Shifting context (1) doesn't change my impression and (2) as far as I can tell, does nothing to inform the question I thought was of more interest: What, if anything, makes the vaccine context somehow different from other contexts that share some attributes?


Anywho....

we simply hold different values here.

Perhaps. I haven't really seen evidence (at least certainly not in this discussion) of what I would consider to be "different values" here. I would be curious to read your description of my values which you don't share.

October 13, 2018 | Unregistered CommenterJoshua

Quick and easy test on irreconcilable scientific values:

>> Do you agree or disagree with prominently featuring following song in new movie ("First Man") about moon landing? <<

"A rat done bit my sister Nell
With whitey on the moon
Her face and arms began to swell
And whitey's on the moon
I can't pay no doctor bills
But whitey's on the moon
Ten years from now I'll be payin' still
While whitey's on the moon
The man just upped my rent last night
Cause whitey's on the moon
No hot water, no toilets, no lights
But whitey's on the moon
I wonder why he's upping me?
Cause whitey's on the moon?
Well I was already giving him fifty a week
With whitey on the moon
Taxes taking my whole damn check
Junkies making me a nervous wreck
The price of food is going up
And as if all that shit wasn't enough:
A rat done bit my sister Nell
With whitey on the moon
Her face and arm began to swell
And whitey's on the moon
Was all that money I made last year
For whitey on the moon?
How come I ain't got no money here?
Hmm! Whitey's on the moon
Y'know I just 'bout had my fill
Of whitey on the moon
I think I'll send these doctor bills
Airmail special
To whitey on the moon"


:

October 14, 2018 | Unregistered CommenterEcoute Sauvage

"This looks like basically the same problematic argument - just changed to a different context. I'm not sure why adding another context has any value here."

Because this context isn't left-right entangled, and therefore you might be able to see my point instead of taking it as a partisan fight you must win.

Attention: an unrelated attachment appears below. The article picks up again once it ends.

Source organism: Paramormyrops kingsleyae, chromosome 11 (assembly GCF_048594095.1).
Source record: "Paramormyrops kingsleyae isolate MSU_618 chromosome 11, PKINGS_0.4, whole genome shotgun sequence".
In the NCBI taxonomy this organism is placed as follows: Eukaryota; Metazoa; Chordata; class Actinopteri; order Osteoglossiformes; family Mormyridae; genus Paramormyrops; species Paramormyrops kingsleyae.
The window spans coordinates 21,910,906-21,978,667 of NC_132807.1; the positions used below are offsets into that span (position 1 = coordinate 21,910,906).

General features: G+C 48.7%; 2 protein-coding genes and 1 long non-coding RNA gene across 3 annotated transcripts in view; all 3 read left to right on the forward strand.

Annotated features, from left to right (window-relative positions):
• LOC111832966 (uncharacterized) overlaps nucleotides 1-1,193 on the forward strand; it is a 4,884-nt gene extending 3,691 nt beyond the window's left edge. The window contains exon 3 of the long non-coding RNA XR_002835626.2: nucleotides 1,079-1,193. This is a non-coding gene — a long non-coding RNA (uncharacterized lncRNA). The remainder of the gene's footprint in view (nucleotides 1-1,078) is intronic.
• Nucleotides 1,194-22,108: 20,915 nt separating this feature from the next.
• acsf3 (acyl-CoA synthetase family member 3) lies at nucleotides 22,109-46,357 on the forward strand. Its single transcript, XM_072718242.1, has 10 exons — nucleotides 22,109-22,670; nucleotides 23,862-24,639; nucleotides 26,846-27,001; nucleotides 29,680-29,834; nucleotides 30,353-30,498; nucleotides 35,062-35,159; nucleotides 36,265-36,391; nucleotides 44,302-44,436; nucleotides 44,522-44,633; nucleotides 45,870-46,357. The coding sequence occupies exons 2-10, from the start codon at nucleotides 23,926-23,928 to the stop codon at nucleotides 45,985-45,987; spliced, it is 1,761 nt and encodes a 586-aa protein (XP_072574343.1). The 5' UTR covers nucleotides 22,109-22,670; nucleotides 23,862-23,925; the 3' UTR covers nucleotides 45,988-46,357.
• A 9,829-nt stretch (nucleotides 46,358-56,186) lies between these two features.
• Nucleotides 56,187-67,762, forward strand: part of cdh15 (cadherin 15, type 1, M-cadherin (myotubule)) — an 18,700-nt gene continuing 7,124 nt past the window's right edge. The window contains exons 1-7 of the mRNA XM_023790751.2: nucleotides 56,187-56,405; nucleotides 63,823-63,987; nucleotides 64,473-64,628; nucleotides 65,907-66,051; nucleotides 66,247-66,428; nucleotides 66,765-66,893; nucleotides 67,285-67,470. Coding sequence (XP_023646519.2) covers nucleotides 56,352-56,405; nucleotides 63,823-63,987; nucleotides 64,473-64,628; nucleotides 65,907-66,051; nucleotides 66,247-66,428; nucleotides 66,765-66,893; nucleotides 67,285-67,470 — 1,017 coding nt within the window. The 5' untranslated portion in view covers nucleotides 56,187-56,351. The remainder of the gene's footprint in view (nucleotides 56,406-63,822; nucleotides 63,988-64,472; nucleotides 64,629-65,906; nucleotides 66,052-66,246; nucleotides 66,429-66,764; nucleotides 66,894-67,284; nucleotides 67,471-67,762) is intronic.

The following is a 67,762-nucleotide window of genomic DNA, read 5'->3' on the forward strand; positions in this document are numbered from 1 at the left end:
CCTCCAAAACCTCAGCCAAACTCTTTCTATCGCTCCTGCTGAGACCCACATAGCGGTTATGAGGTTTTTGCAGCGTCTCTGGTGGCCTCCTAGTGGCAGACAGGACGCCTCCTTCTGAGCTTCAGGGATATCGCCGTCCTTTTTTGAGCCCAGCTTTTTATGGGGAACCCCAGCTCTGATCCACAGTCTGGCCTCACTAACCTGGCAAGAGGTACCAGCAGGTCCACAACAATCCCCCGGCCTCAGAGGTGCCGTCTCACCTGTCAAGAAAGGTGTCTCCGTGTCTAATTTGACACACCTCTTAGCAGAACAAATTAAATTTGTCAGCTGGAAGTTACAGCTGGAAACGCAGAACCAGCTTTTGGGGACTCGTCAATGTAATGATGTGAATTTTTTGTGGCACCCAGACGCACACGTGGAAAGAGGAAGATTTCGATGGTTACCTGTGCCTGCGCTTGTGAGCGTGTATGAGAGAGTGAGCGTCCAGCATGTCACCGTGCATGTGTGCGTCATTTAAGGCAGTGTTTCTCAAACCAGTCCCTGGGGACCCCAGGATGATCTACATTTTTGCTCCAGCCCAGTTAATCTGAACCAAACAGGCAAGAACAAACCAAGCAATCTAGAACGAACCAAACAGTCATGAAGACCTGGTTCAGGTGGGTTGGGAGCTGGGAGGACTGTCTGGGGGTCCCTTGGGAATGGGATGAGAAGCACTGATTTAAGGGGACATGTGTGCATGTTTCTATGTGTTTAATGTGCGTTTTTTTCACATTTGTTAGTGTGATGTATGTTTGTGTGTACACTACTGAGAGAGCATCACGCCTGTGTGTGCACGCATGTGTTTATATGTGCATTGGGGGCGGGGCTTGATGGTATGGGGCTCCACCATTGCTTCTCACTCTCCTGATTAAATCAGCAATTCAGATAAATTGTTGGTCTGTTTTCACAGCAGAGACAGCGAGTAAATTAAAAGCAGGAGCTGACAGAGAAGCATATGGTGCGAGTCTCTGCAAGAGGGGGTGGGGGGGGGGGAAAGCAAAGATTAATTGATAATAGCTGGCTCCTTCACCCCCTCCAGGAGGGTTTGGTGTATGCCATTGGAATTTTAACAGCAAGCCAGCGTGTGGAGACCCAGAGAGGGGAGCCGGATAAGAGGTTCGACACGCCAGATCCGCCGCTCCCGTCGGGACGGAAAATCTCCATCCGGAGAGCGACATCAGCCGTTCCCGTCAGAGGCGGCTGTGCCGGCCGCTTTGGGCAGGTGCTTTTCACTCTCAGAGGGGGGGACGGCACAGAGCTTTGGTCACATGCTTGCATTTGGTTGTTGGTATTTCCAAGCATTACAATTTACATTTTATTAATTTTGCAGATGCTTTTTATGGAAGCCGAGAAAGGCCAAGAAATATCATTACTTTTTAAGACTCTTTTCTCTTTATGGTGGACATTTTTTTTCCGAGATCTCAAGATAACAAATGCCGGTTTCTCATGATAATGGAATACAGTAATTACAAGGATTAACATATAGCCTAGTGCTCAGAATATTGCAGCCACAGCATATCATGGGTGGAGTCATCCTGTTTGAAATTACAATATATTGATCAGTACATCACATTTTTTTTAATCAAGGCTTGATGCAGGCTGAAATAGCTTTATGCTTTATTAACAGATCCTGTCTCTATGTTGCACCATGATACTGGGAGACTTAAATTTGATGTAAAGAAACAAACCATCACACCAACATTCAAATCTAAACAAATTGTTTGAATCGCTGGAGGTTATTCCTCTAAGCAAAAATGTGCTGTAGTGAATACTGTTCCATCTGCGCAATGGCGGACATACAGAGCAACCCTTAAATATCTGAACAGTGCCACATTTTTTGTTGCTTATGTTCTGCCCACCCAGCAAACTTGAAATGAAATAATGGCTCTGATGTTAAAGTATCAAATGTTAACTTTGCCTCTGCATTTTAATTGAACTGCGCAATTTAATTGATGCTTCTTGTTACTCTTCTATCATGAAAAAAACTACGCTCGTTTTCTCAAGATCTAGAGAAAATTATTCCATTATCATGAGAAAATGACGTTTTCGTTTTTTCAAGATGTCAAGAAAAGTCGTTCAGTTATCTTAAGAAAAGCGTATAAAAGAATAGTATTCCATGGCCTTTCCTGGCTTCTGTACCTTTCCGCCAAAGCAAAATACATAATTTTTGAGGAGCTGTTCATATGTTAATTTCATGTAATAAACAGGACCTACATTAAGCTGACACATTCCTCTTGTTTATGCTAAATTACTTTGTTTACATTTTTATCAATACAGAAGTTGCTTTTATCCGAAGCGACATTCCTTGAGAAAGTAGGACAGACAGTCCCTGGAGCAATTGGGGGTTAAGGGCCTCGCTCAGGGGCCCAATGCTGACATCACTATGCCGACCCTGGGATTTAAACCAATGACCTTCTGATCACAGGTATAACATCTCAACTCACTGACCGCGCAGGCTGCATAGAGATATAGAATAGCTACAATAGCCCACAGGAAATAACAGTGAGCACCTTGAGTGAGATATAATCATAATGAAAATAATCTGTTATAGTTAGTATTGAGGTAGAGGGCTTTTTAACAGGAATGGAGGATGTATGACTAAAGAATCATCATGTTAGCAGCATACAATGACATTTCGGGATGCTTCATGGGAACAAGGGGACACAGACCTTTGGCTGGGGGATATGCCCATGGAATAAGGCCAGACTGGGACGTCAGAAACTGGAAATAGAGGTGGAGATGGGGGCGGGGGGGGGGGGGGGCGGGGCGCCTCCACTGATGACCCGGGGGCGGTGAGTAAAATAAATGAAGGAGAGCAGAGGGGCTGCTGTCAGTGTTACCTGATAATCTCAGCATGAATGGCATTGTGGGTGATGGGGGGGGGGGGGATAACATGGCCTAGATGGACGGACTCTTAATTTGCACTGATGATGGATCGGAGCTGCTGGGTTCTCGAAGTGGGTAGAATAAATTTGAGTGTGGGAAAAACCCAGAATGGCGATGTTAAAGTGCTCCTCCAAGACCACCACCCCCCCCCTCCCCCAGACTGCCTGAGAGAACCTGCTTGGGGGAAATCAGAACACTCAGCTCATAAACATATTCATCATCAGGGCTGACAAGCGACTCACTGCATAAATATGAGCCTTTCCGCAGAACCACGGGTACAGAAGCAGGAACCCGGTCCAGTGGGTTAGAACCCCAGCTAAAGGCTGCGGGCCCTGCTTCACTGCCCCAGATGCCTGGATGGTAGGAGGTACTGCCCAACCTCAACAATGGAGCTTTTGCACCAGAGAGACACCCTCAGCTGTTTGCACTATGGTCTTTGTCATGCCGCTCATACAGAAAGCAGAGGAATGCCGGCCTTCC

"From where I sit, you take an overall topic, select among any variety of scenarios, [...], to reach once again the same conclusion that conforms you a focus I've seen from you from a few years now."

You're complaining that my examples all illustrate the point I wanted to make?

"Those "people [who] raise technical question" might include people who actually have in-depth knowledge about those technical questions, but they would most probably also include people who have no deep level of understanding about those technical questions."

Yes. That's exactly what I said.

My point is that the bulk of the public on *both* sides have no deep scientific understanding, which is why "Trace gas" arguments are not met with a technical refutation of "Trace gas" arguments but by a "Climate Scientists Say" argument.

"The technical questions are useful because they advance an identity-oriented goal, not because some poor innocent "science curious" and actually well-informed person..."

Except that vaccines and special relativity are not identity-oriented topics.

Participants in the debate (on both sides) generally are not just playing some identity-oriented partisan game with the arguments that they advance. They genuinely believe the arguments they put forward are conclusive and convincing.

People in the relativity debate would say things like that they could understand the idea that moving clocks run slow, except that if you are moving relative to me then according to you my clock runs slower than yours, but according to me your clock runs slower than mine! Both can't be true at the same time, so relativity is bunk. (It's a "Trace gas" sort of argument.) The other side would often respond not by explaining how it works, but by saying yes, actually, both clocks do run slower than the other, Einstein said so.

The first set did not pick the technical 'clock' argument as "useful" to some relativity-sceptic "identity". Their opponents did not use the 'Einstein' argument as "useful" to some relativity-believer "identity". They picked those arguments because they're the actual basis of their perfectly genuine disbelief/belief. Believers don't believe because they uderstand how both clocks can go slower than the other - they believe because that's what Einstein says happens, and it's just one of those amazing science things that are magical/midblowing but true.